Each pension system has responded differently to its own challenges. Some have moved toward less-risky investments and many have increased contributions from taxpayers and from current workers.
Let’s take a closer look at what’s being done to try to tackle the debt at the state’s two largest systems: CalPERS and CalSTRS.
In 2015, CalPERS officials acknowledged they were struggling with negative cash flow—a chronic mismatch between contributions from taxpayers and active workers, and the monthly checks being sent to retirees.
Although the system wasn’t in danger of running out of cash, it was having to liquidate investments. Of the $20 billion in benefits paid out that year, about $13 billion came from contributions and $7 billion from investments, Chief Financial Officer Cheryl Easton said in a presentation to government officials.
Financial advisors and city representatives warn that if investments drop below 50 percent of the amount owed for pensions, catching up becomes nearly impossible. That’s known as the point of no return.
As of 2017, CalPERS was 68 percent funded.
In order to stop liquidating and begin addressing the fund’s long-term unfunded liability, CalPERS began requiring government employers to pay down that debt. The board also voted in 2016 to lower investment assumptions to 7 percent. The moves, however, dramatically increased contributions from state and local governments.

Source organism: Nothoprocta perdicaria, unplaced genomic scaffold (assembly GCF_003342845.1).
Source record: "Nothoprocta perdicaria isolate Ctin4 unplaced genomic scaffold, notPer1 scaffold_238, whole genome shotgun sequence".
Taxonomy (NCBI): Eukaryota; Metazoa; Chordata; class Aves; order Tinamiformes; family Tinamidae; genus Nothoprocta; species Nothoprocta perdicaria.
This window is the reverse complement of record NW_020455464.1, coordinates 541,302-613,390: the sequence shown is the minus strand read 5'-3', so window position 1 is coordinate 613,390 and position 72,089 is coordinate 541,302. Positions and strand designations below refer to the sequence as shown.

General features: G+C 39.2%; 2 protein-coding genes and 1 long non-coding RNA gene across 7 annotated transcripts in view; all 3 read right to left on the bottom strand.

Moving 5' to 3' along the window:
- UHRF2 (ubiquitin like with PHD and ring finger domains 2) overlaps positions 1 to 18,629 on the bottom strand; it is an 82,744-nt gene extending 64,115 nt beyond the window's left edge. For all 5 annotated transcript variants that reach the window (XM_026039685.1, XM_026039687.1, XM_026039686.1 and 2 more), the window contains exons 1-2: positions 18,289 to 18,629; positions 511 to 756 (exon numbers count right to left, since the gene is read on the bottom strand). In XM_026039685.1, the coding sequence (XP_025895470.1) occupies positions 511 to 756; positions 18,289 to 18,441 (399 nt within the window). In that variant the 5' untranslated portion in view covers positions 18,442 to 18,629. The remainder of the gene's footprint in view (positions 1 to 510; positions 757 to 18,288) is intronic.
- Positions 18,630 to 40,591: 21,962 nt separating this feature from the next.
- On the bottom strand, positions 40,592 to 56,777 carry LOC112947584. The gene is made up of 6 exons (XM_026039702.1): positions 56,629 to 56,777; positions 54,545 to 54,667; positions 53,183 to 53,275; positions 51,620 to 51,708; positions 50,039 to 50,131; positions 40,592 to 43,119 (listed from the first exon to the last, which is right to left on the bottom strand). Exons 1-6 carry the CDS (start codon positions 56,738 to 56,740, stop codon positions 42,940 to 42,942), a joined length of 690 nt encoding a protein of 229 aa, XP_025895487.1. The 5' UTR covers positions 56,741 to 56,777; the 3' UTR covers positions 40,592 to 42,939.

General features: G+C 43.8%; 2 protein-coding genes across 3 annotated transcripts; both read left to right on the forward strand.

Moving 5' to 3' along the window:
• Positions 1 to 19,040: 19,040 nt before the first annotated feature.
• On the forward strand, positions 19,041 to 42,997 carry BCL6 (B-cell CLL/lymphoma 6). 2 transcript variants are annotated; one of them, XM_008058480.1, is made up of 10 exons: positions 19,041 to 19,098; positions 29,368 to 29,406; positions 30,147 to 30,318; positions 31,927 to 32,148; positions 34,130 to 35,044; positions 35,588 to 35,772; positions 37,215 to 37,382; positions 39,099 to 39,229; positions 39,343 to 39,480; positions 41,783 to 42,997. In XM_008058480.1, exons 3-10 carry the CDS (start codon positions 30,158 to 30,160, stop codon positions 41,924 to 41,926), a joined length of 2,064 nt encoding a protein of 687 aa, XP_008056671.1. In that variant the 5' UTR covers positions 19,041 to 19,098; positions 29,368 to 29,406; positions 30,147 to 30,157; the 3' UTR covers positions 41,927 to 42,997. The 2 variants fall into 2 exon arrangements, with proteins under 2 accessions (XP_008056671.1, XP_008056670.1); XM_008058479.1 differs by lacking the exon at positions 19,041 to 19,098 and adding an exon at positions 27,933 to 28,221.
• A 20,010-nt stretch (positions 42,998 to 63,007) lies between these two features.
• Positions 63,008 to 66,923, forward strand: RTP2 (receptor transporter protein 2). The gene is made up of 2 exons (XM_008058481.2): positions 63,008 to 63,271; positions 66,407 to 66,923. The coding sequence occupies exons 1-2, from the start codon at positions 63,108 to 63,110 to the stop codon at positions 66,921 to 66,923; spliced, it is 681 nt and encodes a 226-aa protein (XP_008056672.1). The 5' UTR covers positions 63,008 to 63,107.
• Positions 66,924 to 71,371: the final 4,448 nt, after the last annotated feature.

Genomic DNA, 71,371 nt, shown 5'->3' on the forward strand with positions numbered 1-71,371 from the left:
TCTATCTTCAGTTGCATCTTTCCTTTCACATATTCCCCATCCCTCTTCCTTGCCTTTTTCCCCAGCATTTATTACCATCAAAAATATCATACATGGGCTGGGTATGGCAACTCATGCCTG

Recently, the fund announced it became cash flow positive due to improved investment performance and higher contributions. Fund spokeswoman Amy Morgan says the fund’s improved condition will allow the system to pay off its $111 billion unfunded liability over the next three decades.
At CalSTRS, the governor signed a long-term funding plan in 2014 to rescue the teachers’ pension system. Before AB 1469, CalSTRS was only 67 percent funded and would have run out of money in 33 years.
The schedule for paying down debt calls for school districts to ramp up contributions from 8.25 percent of their budgets in 2013 to 19.1 percent in 2020. The agreement also raised teacher and state contribution rates, but only slightly.
CalSTRS now projects the fund will pay off its unfunded liability by 2045.